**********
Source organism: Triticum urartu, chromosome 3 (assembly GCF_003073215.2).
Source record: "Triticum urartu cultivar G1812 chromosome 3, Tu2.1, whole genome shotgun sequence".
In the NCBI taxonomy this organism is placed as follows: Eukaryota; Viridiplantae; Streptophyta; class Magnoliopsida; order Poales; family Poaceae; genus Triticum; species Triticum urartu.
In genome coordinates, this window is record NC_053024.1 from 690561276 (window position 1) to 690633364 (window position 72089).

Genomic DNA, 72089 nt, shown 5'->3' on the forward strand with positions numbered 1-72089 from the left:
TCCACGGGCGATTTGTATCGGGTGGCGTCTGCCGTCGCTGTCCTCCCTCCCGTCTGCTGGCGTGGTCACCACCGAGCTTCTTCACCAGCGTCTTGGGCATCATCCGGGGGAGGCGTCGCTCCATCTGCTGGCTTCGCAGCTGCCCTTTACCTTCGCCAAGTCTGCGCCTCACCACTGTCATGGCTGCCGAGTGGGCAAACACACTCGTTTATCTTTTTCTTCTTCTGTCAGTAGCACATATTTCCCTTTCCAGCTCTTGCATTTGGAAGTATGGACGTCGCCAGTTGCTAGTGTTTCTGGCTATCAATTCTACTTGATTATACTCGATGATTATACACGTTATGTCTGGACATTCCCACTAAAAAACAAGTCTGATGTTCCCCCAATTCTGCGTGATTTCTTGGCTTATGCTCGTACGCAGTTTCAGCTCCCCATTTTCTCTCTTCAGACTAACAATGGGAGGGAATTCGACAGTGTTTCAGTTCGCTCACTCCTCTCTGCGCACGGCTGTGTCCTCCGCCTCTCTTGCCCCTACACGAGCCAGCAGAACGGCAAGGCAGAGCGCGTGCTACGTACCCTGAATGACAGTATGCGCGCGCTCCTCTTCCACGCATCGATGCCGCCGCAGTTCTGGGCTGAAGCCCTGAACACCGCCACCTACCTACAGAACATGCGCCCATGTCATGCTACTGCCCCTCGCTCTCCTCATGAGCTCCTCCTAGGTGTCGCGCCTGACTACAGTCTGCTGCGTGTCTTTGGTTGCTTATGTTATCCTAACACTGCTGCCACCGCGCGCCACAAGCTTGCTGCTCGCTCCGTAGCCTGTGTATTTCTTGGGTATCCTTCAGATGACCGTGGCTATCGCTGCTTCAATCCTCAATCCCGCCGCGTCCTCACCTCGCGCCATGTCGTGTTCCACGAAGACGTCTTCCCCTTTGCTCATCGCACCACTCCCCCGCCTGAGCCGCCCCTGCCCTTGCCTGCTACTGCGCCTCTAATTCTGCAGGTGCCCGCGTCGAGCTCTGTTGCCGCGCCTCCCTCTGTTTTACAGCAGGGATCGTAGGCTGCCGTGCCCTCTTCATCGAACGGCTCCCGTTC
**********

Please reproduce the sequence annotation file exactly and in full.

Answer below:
Source organism: Triticum urartu, chromosome 3 (assembly GCF_003073215.2).
Source record: "Triticum urartu cultivar G1812 chromosome 3, Tu2.1, whole genome shotgun sequence".
In the NCBI taxonomy this organism is placed as follows: Eukaryota; Viridiplantae; Streptophyta; class Magnoliopsida; order Poales; family Poaceae; genus Triticum; species Triticum urartu.
In genome coordinates, this window is record NC_053024.1 from 690561276 (window position 1) to 690633364 (window position 72089).

Genomic DNA, 72089 nt, shown 5'->3' on the forward strand with positions numbered 1-72089 from the left:
TCCACGGGCGATTTGTATCGGGTGGCGTCTGCCGTCGCTGTCCTCCCTCCCGTCTGCTGGCGTGGTCACCACCGAGCTTCTTCACCAGCGTCTTGGGCATCATCCGGGGGAGGCGTCGCTCCATCTGCTGGCTTCGCAGCTGCCCTTTACCTTCGCCAAGTCTGCGCCTCACCACTGTCATGGCTGCCGAGTGGGCAAACACACTCGTTTATCTTTTTCTTCTTCTGTCAGTAGCACATATTTCCCTTTCCAGCTCTTGCATTTGGAAGTATGGACGTCGCCAGTTGCTAGTGTTTCTGGCTATCAATTCTACTTGATTATACTCGATGATTATACACGTTATGTCTGGACATTCCCACTAAAAAACAAGTCTGATGTTCCCCCAATTCTGCGTGATTTCTTGGCTTATGCTCGTACGCAGTTTCAGCTCCCCATTTTCTCTCTTCAGACTAACAATGGGAGGGAATTCGACAGTGTTTCAGTTCGCTCACTCCTCTCTGCGCACGGCTGTGTCCTCCGCCTCTCTTGCCCCTACACGAGCCAGCAGAACGGCAAGGCAGAGCGCGTGCTACGTACCCTGAATGACAGTATGCGCGCGCTCCTCTTCCACGCATCGATGCCGCCGCAGTTCTGGGCTGAAGCCCTGAACACCGCCACCTACCTACAGAACATGCGCCCATGTCATGCTACTGCCCCTCGCTCTCCTCATGAGCTCCTCCTAGGTGTCGCGCCTGACTACAGTCTGCTGCGTGTCTTTGGTTGCTTATGTTATCCTAACACTGCTGCCACCGCGCGCCACAAGCTTGCTGCTCGCTCCGTAGCCTGTGTATTTCTTGGGTATCCTTCAGATGACCGTGGCTATCGCTGCTTCAATCCTCAATCCCGCCGCGTCCTCACCTCGCGCCATGTCGTGTTCCACGAAGACGTCTTCCCCTTTGCTCATCGCACCACTCCCCCGCCTGAGCCGCCCCTGCCCTTGCCTGCTACTGCGCCTCTAATTCTGCAGGTGCCCGCGTCGAGCTCTGTTGCCGCGCCTCCCTCTGTTTTACAGCAGGGATCGTAGGCTGCCGTGCCCTCTTCATCGAACGGCTCCCGTTC